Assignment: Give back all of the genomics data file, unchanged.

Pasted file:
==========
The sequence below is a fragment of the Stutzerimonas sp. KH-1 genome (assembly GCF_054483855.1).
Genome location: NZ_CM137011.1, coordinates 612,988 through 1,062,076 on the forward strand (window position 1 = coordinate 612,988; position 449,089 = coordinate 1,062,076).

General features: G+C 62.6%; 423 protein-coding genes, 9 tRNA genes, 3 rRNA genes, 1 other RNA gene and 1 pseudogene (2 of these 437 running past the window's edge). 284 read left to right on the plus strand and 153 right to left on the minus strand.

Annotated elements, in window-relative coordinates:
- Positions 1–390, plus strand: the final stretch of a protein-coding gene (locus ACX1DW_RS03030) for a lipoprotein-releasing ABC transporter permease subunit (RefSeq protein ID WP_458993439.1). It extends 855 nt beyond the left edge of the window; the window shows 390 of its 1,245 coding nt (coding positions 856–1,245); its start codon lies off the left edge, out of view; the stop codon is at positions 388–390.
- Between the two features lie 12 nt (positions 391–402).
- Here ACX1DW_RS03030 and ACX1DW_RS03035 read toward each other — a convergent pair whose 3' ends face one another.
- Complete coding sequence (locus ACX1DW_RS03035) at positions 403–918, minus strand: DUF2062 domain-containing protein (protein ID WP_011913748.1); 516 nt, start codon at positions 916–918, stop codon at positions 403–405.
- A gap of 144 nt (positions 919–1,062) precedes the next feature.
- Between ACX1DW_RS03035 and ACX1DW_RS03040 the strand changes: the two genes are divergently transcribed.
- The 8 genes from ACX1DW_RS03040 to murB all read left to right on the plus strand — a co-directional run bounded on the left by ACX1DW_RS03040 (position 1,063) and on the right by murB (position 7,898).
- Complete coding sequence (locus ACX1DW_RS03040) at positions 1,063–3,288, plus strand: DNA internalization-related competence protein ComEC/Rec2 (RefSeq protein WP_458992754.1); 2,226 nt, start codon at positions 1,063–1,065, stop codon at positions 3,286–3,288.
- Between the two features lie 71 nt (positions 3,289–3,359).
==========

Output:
The sequence below is a fragment of the Stutzerimonas sp. KH-1 genome (assembly GCF_054483855.1).
Genome location: NZ_CM137011.1, coordinates 612,988 through 1,062,076 on the forward strand (window position 1 = coordinate 612,988; position 449,089 = coordinate 1,062,076).

General features: G+C 62.6%; 423 protein-coding genes, 9 tRNA genes, 3 rRNA genes, 1 other RNA gene and 1 pseudogene (2 of these 437 running past the window's edge). 284 read left to right on the plus strand and 153 right to left on the minus strand.

Annotated elements, in window-relative coordinates:
- Positions 1–390, plus strand: the final stretch of a protein-coding gene (locus ACX1DW_RS03030) for a lipoprotein-releasing ABC transporter permease subunit (RefSeq protein ID WP_458993439.1). It extends 855 nt beyond the left edge of the window; the window shows 390 of its 1,245 coding nt (coding positions 856–1,245); its start codon lies off the left edge, out of view; the stop codon is at positions 388–390.
- Between the two features lie 12 nt (positions 391–402).
- Here ACX1DW_RS03030 and ACX1DW_RS03035 read toward each other — a convergent pair whose 3' ends face one another.
- Complete coding sequence (locus ACX1DW_RS03035) at positions 403–918, minus strand: DUF2062 domain-containing protein (protein ID WP_011913748.1); 516 nt, start codon at positions 916–918, stop codon at positions 403–405.
- A gap of 144 nt (positions 919–1,062) precedes the next feature.
- Between ACX1DW_RS03035 and ACX1DW_RS03040 the strand changes: the two genes are divergently transcribed.
- The 8 genes from ACX1DW_RS03040 to murB all read left to right on the plus strand — a co-directional run bounded on the left by ACX1DW_RS03040 (position 1,063) and on the right by murB (position 7,898).
- Complete coding sequence (locus ACX1DW_RS03040) at positions 1,063–3,288, plus strand: DNA internalization-related competence protein ComEC/Rec2 (RefSeq protein WP_458992754.1); 2,226 nt, start codon at positions 1,063–1,065, stop codon at positions 3,286–3,288.
- Between the two features lie 71 nt (positions 3,289–3,359).